Horror, like all genres, seems to find itself bleeding into a lot more stories than just the ones you might call “Horror Stories”. If a story is about two people falling in love but someone is the story gets brutally murdered, does that make it a horror or a romance? If a story is about a psychopathic killer chasing down a group teens and slaughtering them but it’s set on a futuristic space colony, is that movie a horror or a sci-fi?
The answer is both.
Very few stories fit neatly into a single genre, and if they do even fewer of those are any good. Good stories come from drama, from tension and resolution. The more angles to the tension, the more complex the story, and the more satisfying it is when all of that tension is resolved. What defines the main genre of a story is the angle of the strongest tension.
For a story to be considered a horror the tension must primarily come from circumstances with horrific stakes.
“Yeah, duh. Of course horror comes from horrific things.” You might be sitting there thinking, and you’d be right. But it still resonates as point of confusion amongst those determined to place every story into a particular genre defined category.
The stakes in a romance story usually fall into whether two people will end up happy together or miserable apart, something very emotionally substantial The stakes in horror are usually much more survivalist: to die horribly, to be damned to hell, to be corrupted, to lose what it means to be human, to do horrific things.
The trick to truly defined horror is to be able to put value into those stakes. It’s easy to write story where someone gets there guts torn out and most would call that “torture porn” or a “slasher flick” and slap the “horror” label on it. But if that’s all there is to the story I’m more inclined to call it “bad horror” or just plain “bad” Bad because stakes mean nothing and consequences can’t be horrific if the person experiencing the story doesn’t care about the characters in the story. And if the stakes aren’t horrific to the audience then the story isn’t horror.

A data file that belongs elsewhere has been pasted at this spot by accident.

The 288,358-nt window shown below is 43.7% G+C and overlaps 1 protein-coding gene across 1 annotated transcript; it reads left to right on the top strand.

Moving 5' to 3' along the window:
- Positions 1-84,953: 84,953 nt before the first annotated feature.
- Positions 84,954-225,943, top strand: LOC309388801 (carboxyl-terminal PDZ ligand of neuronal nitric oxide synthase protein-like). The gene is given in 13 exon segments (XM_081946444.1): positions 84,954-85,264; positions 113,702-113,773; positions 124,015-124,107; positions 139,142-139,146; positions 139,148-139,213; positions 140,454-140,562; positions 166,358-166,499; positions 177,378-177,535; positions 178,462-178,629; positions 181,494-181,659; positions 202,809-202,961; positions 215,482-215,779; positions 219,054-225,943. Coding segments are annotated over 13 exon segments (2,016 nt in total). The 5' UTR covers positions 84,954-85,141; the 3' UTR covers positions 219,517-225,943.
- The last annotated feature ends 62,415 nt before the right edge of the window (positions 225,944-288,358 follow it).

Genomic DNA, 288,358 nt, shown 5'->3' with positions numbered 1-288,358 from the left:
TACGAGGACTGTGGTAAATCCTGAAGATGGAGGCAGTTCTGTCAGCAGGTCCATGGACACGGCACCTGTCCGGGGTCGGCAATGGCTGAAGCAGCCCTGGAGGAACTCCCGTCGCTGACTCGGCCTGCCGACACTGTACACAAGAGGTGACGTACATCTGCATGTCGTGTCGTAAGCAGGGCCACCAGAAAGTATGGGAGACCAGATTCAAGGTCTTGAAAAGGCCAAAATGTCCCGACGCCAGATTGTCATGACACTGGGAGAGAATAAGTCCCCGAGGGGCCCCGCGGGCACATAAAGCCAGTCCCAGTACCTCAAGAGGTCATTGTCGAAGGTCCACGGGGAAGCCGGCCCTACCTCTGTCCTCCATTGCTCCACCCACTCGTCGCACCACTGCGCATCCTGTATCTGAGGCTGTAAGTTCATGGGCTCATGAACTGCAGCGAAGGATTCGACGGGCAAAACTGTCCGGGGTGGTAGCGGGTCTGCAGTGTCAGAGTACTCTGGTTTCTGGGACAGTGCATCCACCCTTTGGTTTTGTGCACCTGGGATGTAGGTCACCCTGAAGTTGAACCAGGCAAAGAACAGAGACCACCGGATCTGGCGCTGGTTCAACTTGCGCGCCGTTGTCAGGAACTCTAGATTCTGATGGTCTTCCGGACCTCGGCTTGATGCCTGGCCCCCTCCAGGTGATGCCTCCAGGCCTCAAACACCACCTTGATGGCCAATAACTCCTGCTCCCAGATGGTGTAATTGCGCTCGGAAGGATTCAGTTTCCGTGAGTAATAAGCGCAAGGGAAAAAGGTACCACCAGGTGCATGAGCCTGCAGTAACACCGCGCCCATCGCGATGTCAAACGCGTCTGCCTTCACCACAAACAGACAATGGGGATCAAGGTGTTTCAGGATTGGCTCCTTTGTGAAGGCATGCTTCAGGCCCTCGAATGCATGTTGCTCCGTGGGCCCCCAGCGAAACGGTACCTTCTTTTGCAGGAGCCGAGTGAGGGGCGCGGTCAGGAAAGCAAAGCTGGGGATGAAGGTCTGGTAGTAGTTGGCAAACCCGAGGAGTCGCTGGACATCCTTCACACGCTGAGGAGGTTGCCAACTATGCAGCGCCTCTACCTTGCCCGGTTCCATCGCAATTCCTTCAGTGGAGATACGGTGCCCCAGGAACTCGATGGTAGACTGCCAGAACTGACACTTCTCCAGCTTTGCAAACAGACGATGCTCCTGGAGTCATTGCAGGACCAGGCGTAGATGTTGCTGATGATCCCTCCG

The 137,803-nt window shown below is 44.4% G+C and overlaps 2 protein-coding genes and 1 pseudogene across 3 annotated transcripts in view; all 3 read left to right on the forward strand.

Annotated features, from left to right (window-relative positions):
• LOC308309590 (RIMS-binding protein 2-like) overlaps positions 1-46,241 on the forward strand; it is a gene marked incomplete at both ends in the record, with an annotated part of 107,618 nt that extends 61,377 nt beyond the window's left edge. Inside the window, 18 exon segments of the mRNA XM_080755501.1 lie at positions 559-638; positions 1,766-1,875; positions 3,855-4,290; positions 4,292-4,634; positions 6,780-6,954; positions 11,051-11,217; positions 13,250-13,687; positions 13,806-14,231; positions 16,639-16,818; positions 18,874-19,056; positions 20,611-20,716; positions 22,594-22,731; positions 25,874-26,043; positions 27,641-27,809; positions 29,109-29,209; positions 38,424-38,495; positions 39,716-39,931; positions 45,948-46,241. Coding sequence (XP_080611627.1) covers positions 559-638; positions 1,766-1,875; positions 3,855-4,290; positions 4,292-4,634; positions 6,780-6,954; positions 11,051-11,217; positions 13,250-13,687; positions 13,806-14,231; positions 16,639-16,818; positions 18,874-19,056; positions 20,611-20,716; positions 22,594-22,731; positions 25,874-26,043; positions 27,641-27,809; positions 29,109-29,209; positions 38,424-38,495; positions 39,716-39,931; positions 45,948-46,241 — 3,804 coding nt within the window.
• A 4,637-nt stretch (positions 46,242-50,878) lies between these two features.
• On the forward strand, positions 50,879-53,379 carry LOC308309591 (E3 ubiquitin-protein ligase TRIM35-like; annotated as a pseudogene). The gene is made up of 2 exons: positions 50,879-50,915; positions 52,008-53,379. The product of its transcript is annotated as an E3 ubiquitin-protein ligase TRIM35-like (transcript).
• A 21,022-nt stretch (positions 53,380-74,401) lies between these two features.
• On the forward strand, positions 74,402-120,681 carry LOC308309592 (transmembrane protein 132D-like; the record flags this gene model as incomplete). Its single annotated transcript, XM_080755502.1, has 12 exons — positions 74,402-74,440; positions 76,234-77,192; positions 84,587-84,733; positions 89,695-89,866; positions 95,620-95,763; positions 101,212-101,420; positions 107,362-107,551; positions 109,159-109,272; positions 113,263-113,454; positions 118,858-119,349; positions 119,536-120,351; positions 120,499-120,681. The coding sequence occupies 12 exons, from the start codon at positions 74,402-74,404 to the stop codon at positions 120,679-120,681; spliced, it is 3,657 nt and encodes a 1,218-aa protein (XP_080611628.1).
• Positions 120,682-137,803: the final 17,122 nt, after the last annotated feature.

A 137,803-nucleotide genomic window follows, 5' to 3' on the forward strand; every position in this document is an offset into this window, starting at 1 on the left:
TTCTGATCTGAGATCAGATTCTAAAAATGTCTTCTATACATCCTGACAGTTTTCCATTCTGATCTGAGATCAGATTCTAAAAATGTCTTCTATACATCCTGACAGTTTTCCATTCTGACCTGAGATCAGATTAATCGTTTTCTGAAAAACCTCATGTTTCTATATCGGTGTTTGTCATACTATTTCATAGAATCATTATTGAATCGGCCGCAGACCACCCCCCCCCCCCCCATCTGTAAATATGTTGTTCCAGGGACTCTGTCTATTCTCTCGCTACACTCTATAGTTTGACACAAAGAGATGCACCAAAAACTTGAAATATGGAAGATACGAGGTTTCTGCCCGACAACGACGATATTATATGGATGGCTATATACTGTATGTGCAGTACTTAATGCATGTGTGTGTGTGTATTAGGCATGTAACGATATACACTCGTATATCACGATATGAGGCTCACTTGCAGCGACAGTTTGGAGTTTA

Which in a strange way means that horror is defined by compassion. It is defined by seeing things that we care about threatened and taken from us. It’s about having to deal with the loss of things that matter, whether that thing is a friend, your soul, or even just your guts (and by extension your life).It’s about confronting the parts of ourselves and the parts of the world that scare us. It’s about learning whether we can overcome that fear or whether we will succumb to it. That’s what defines horror.
A wonderful book on the subject of the horror genre as a whole (particularly older horror) is Stephen King's Danse Macarbe. It goes into great detail about some of the archetype of horror villians, about the some of the classic tropes, and how context can influence story and horror, it's a great read and it's written in King's easy to digest prose.